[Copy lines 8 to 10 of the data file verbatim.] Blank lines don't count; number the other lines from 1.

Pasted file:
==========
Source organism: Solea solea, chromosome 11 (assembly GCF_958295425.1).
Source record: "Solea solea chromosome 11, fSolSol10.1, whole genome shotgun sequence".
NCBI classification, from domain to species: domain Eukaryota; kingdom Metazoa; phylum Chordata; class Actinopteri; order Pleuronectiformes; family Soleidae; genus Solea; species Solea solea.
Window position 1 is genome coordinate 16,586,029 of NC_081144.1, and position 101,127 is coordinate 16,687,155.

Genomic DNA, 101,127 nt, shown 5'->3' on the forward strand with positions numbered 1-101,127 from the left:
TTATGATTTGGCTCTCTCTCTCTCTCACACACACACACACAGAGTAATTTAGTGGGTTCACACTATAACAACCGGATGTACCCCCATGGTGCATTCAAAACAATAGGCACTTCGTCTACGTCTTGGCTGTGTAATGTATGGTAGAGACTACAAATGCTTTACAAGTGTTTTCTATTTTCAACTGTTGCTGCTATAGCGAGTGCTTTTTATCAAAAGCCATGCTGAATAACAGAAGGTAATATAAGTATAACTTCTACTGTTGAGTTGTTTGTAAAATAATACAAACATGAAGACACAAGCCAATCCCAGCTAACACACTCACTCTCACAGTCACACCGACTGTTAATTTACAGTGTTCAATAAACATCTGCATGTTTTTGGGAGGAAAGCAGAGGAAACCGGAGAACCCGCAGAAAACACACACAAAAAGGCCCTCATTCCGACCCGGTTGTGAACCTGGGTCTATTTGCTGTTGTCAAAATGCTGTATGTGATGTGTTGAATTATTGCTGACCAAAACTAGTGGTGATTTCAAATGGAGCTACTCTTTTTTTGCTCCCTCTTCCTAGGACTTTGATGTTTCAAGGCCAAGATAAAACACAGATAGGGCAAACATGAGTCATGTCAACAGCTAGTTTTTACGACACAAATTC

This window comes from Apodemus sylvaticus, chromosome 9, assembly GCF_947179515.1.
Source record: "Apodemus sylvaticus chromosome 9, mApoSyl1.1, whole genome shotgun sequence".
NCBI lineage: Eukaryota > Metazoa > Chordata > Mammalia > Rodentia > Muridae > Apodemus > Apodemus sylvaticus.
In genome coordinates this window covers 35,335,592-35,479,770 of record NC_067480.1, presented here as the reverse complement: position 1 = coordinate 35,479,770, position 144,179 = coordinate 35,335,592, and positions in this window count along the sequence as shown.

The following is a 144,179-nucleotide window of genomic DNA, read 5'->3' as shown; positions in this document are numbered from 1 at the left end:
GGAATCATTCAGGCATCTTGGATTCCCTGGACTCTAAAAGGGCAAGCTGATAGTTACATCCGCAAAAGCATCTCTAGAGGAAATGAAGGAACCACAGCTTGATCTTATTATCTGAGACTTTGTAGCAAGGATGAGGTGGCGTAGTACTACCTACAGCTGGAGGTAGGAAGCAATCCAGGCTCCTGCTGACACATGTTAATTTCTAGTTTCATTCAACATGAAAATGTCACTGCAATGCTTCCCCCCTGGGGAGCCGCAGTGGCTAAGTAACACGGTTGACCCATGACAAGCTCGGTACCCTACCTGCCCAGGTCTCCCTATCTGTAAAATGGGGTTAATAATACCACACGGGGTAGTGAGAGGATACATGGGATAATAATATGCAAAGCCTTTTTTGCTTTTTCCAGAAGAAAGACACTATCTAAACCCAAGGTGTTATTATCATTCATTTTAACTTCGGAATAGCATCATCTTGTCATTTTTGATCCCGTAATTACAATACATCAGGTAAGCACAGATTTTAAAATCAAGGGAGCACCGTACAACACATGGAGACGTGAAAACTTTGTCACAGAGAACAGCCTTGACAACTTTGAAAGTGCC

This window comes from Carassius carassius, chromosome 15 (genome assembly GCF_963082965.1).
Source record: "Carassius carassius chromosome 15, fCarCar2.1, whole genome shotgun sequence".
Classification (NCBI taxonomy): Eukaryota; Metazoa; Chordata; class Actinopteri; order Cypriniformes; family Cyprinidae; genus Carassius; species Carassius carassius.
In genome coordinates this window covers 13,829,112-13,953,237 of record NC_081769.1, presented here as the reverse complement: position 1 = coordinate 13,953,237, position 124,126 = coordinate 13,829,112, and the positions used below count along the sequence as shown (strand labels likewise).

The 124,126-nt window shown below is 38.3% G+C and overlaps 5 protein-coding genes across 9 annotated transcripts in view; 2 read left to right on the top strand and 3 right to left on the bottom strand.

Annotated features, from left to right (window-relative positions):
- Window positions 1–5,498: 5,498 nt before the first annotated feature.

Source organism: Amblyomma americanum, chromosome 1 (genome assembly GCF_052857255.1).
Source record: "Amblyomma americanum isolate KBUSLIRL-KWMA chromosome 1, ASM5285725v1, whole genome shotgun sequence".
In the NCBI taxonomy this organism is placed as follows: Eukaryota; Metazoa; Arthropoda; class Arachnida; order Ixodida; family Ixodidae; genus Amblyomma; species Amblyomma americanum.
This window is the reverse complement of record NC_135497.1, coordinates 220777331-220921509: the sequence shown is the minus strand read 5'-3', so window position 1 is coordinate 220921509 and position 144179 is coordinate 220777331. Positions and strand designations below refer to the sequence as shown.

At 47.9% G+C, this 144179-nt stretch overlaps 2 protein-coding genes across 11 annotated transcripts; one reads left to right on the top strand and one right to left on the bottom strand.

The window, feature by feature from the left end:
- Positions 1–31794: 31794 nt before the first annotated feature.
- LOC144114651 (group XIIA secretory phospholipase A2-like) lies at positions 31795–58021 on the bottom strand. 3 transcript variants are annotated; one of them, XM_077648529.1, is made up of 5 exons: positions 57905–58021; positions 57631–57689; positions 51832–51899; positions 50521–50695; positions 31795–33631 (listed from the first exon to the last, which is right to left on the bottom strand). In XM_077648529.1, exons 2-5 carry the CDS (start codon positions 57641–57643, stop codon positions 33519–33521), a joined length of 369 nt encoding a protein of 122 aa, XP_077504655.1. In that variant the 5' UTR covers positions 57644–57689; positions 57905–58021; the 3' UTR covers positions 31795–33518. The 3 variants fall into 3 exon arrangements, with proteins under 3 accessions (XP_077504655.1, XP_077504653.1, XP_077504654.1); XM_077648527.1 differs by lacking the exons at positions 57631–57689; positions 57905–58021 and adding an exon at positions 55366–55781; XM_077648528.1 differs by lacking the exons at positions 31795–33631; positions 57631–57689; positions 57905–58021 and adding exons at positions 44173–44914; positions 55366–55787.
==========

Source record: "Apodemus sylvaticus chromosome 9, mApoSyl1.1, whole genome shotgun sequence".
NCBI lineage: Eukaryota > Metazoa > Chordata > Mammalia > Rodentia > Muridae > Apodemus > Apodemus sylvaticus.
In genome coordinates this window covers 35,335,592-35,479,770 of record NC_067480.1, presented here as the reverse complement: position 1 = coordinate 35,479,770, position 144,179 = coordinate 35,335,592, and positions in this window count along the sequence as shown.